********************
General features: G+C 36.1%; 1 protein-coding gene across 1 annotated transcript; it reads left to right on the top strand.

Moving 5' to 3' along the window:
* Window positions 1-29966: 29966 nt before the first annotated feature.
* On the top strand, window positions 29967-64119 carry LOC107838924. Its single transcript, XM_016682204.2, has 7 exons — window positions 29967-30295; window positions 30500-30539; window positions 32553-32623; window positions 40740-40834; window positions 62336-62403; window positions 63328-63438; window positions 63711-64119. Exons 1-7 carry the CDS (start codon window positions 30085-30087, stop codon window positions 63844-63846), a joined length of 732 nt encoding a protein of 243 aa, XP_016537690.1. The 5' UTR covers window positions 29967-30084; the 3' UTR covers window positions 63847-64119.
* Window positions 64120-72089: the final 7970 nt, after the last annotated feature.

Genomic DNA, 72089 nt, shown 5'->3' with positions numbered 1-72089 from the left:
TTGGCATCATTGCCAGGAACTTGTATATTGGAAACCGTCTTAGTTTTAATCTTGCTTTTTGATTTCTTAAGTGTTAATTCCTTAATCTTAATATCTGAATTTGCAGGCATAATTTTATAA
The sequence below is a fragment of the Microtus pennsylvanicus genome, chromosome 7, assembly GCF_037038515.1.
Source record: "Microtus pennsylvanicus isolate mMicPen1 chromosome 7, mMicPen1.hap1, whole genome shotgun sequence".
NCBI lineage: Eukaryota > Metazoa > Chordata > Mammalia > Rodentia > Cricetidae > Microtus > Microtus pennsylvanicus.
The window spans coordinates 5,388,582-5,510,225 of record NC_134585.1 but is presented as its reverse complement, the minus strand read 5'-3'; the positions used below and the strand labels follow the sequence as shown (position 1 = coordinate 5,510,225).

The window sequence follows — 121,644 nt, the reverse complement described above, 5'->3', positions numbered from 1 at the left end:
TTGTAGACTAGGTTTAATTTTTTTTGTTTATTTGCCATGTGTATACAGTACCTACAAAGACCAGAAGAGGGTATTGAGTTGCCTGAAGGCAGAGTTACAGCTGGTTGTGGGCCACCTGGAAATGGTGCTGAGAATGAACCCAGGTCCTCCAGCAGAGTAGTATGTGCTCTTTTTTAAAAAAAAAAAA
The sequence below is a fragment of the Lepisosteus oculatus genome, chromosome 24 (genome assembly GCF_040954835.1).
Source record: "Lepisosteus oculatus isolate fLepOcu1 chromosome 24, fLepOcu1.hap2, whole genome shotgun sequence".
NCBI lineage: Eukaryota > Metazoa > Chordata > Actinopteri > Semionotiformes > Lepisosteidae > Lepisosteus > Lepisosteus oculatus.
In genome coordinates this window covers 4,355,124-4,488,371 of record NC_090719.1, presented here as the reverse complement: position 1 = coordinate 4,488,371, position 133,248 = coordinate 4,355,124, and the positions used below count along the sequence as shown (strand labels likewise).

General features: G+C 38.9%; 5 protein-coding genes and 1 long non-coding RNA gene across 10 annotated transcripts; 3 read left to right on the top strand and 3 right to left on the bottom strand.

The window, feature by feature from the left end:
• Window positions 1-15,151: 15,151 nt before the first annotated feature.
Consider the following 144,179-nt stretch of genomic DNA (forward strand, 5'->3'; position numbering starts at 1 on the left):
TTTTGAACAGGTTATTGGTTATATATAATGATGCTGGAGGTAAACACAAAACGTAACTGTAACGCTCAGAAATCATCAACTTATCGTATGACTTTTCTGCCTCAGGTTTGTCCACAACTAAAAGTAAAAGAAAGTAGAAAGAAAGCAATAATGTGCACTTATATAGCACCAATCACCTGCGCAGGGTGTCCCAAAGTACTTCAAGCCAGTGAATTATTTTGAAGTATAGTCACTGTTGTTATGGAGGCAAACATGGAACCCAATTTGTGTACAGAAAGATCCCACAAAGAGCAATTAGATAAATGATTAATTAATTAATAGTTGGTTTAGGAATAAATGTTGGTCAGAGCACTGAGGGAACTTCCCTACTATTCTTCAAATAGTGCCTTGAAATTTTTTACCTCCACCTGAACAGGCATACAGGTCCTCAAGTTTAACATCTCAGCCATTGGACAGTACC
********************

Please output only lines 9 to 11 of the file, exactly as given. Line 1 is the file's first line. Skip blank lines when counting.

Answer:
Source record: "Microtus pennsylvanicus isolate mMicPen1 chromosome 7, mMicPen1.hap1, whole genome shotgun sequence".
NCBI lineage: Eukaryota > Metazoa > Chordata > Mammalia > Rodentia > Cricetidae > Microtus > Microtus pennsylvanicus.
The window spans coordinates 5,388,582-5,510,225 of record NC_134585.1 but is presented as its reverse complement, the minus strand read 5'-3'; the positions used below and the strand labels follow the sequence as shown (position 1 = coordinate 5,510,225).